India: The inquiry of the Internal Committee cannot be quashed merely because the proceedings were not concluded within the prescribed time frame
In the case of CA Nitesh Parashar versus the Institute of Chartered Accountants of India (ICAI) and Ors. (W.P.(C) 88/2023), an application for interim relief was dismissed. In the instant case, the petitioner is a qualified chartered accountant and is the elected Vice Chairman of the Faridabad branch of the Northern India Regional Council, ICAI. The petitioner received a notice dated December 23, 2022, from the Internal Complaint Committee (“IC”) constituted under the Sexual Harassment of Women at Workplace (Prevention, Prohibition, and Redressal) Act, 2013 (“POSH Act”) by the ICAI. He was called to appear before the IC on January 06, 2023, in connection with an inquiry initiated upon a complaint filed by respondent no. 3.
Aggrieved by this, the petitioner filed a writ petition. He sought the following reliefs: (i) to quash the notice dated December 23, 2022, with respect to the second un-dated complaint filed by the respondent under the POSH Act; (ii) to quash the second un-dated complaint; (iii) quash the unsigned complaint dated June 03, 2022 (“First Complaint”); (iv) issue appropriate actions against the respondents and impose exemplary costs on the respondents.
The petitioner’s contention is that respondent no.3 submitted an affidavit dated September 10, 2022 (“Affidavit”) to the IC in which she stated that she made a complaint dated March 24, 2022 (“Initial Complaint”), to respondent no. 4 under POSH Act. However, no action was taken, even after 60 days lapsed. In the Initial Complaint, the petitioner was not named. The petitioner stated that as no response was received, respondent no.3 filed the First Complaint. As the First Complaint was time-barred, respondent no.3 was asked to file an affidavit for condonation of delay. Respondent no.3 filed the Affidavit in that regard. The petitioner further submitted that no order condoning the delay was supplied to the petitioner. The petitioner contended that the IC proceedings should be vitiated since the inquiry under POSH Act had to be completed within 90 days. Further, the petitioner’s grievance is that the complaint in the second complaint dated October 12, 2022 (“Second Complaint”) filed by respondent no.3 is un-dated and pertains to the alleged incident which is the subject matter of the First Complaint. The petitioner submits that he cannot be vexed twice for the same cause of action.
The contention of respondents no.1,2 and 4 was that the Initial Complaint was only a grievance raised and not a complaint in accordance with the POSH Act. They confirmed that respondent no. 3 was asked to file an affidavit for condoning the delay and the Affidavit was filed. The delay was condoned by the IC. The respondents agree that the contents of the First Complaint and Second Complaint are identical. Respondent no.3 submitted that since 6 copies of a complaint were required to be given under the POSH Act, hard copies were submitted in the form of the Second Complaint. The First Complaint was sent via email. Respondent no.3 clarified that there is only one inquiry that is being conducted.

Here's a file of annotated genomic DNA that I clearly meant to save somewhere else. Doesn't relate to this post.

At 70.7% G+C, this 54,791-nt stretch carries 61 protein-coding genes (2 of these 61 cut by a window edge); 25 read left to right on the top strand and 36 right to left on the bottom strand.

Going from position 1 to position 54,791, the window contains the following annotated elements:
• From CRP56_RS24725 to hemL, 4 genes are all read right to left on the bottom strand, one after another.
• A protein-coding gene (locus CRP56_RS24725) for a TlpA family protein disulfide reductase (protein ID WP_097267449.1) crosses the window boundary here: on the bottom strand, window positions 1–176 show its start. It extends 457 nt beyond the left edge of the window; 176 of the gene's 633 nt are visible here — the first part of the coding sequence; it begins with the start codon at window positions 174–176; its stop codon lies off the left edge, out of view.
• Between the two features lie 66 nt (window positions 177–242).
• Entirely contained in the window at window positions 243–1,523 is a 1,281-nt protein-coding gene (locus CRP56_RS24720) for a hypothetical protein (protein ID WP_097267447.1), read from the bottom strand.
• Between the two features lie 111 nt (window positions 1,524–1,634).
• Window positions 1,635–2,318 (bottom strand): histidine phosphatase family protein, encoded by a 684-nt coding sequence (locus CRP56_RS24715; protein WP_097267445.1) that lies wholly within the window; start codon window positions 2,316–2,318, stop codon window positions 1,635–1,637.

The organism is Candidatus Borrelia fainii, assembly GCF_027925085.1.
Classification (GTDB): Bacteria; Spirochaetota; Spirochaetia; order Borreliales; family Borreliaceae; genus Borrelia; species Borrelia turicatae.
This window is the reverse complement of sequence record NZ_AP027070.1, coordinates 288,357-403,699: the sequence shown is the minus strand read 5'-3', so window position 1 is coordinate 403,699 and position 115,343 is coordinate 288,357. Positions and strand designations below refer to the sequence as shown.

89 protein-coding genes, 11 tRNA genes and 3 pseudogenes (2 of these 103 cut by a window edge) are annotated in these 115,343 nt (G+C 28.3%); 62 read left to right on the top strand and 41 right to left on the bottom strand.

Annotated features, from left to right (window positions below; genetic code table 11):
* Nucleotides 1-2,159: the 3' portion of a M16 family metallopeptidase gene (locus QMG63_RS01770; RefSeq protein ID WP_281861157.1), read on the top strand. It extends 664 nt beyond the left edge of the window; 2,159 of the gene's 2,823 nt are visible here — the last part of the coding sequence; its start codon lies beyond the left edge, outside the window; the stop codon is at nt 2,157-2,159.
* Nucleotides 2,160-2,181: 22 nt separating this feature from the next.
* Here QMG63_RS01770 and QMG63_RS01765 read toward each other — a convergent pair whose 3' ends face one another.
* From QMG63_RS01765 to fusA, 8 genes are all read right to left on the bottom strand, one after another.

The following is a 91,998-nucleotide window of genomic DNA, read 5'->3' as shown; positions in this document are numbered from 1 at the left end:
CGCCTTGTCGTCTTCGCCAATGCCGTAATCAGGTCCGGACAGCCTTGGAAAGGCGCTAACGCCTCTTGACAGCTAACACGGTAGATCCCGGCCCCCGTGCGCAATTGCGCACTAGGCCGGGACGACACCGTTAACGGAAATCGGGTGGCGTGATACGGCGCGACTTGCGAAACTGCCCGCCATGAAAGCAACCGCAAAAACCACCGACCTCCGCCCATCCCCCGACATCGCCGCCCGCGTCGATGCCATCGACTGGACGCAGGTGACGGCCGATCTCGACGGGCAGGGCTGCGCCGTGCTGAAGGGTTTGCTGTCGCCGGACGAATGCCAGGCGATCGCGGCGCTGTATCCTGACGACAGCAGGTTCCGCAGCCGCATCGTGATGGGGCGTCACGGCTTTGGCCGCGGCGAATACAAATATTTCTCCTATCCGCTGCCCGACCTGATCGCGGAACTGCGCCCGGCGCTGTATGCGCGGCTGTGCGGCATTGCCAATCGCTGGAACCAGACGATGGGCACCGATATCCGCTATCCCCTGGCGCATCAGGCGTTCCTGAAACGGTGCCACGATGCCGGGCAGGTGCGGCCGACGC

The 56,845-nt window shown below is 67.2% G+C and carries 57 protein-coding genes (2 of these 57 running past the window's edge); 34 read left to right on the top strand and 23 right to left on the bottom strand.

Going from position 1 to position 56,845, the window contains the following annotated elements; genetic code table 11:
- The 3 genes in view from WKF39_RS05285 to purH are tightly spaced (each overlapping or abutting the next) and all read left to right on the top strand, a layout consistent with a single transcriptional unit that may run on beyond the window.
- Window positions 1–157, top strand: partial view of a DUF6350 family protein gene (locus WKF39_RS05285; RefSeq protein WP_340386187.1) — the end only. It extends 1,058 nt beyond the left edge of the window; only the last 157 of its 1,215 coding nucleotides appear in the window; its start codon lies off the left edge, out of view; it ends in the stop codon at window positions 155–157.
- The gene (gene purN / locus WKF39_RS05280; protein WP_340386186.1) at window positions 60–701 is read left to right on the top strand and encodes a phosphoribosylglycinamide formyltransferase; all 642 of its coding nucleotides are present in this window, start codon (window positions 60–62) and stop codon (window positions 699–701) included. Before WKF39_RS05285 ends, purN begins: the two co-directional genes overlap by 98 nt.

The High Court held that there is no substance to the petitioner’s contention that the proceeding should be vitiated since it was not concluded within 90 days. The petitioner has failed to point out any prejudice caused to him on account of the delay. The Court is of the view that the complaint of sexual harassment and the subsequent inquiry cannot be quashed merely for failing to comply with the time frame given under the POSH Act. The Court also dwelled on the seriousness of sexual harassment complaints and that the prescribed time frame under the POSH Act cannot be said to be mandatory. The Court further observed that the hearing for January 06, 2023, is a part of the inquiry pertaining to the First Complaint. The Court also found merit in respondent no.3’s contention that the Second Complaint was to comply with the requirement under POSH Act. Furthermore, the High Court concluded that there is no question of the petitioner being subject to two inquiries. In light of the foregoing considerations, the application for interim relief was quashed.
Key Action Points for Human Resources and In-house Counsel
Sexual harassment complaints must be treated with the utmost severity, given that courts have repeatedly stressed upon the gravity of matters under the POSH Act. Inquiries can continue even if the time frame of 90 days from the date of the complaint has passed. The intention of the legislature is only to ensure that the proceedings are completed as soon as possible. Mere non-compliance with technicalities does not vitiate the proceedings under the POSH Act.